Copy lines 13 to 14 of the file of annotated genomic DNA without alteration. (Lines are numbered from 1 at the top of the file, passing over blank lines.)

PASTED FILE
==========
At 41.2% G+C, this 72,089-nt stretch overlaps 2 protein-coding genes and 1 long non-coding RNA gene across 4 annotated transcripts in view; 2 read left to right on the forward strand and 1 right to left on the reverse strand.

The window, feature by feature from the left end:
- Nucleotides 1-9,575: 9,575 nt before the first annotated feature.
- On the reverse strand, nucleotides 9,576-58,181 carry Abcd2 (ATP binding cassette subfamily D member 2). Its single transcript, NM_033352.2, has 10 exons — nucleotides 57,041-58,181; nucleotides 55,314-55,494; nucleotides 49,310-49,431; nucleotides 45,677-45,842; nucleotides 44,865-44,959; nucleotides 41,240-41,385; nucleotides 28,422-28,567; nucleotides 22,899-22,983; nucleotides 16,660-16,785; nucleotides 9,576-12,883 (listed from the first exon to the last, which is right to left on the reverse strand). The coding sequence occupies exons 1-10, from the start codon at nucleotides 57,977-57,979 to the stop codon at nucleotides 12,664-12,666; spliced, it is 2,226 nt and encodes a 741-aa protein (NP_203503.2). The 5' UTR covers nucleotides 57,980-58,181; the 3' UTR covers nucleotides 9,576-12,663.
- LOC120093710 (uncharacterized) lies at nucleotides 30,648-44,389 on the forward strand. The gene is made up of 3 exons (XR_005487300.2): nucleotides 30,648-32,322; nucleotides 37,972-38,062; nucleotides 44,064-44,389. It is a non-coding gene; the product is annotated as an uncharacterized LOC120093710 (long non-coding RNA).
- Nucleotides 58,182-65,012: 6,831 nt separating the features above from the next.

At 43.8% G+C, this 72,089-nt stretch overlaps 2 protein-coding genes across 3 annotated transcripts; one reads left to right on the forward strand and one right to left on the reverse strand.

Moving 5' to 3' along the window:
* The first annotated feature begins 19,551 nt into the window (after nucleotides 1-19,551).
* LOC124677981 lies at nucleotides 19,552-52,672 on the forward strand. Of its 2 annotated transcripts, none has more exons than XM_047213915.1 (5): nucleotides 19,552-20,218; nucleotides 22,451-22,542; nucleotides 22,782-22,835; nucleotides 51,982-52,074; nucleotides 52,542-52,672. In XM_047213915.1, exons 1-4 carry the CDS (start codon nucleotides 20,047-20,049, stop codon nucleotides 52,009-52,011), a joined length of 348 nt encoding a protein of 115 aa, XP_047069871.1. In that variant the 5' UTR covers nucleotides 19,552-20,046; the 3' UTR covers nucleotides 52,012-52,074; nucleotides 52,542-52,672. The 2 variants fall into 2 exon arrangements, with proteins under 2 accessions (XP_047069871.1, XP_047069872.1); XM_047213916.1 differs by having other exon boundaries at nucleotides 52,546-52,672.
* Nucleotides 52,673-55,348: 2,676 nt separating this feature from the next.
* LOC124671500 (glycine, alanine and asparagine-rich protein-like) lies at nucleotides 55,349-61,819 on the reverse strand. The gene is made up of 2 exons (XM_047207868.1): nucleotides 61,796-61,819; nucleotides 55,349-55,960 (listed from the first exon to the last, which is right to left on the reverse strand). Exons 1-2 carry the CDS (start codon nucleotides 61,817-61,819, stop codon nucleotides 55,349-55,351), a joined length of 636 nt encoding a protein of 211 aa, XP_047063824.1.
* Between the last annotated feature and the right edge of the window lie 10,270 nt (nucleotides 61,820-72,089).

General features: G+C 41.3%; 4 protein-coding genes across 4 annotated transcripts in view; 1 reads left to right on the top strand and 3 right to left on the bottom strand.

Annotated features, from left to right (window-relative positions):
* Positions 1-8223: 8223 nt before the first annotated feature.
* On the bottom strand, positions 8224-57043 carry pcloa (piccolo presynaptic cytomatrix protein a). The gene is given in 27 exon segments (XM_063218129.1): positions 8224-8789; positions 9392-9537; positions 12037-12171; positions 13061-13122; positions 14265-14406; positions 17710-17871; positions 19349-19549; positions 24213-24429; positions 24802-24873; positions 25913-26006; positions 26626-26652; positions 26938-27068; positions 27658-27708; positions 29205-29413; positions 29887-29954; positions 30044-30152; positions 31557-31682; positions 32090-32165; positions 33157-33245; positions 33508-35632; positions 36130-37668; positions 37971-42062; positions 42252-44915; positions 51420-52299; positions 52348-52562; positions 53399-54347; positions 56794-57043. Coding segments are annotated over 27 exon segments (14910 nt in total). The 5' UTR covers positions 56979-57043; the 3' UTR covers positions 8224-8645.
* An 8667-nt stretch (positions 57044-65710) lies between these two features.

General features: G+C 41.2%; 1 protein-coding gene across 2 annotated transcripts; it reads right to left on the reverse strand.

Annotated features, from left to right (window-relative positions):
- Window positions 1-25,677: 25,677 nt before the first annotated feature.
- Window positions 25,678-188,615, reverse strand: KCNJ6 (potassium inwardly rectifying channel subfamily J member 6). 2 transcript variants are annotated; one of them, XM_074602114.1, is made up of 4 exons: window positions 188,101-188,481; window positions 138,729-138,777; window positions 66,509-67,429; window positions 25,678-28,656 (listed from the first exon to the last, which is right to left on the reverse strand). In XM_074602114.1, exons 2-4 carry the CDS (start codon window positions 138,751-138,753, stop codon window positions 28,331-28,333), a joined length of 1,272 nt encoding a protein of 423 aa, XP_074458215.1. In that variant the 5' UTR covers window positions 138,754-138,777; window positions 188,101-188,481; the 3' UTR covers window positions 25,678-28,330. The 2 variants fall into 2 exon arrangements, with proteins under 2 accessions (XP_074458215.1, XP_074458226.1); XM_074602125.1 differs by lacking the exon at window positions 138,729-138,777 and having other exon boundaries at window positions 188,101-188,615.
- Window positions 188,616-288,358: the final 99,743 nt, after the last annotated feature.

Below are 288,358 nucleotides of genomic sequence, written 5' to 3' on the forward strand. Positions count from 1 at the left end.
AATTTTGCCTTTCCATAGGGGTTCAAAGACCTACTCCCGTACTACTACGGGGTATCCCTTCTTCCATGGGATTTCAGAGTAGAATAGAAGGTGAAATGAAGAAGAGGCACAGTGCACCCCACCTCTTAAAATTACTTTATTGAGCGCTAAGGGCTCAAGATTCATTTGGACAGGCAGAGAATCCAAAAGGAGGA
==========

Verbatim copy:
* Between the last annotated feature and the right edge of the window lie 10,270 nt (nucleotides 61,820-72,089).

General features: G+C 41.3%; 4 protein-coding genes across 4 annotated transcripts in view; 1 reads left to right on the top strand and 3 right to left on the bottom strand.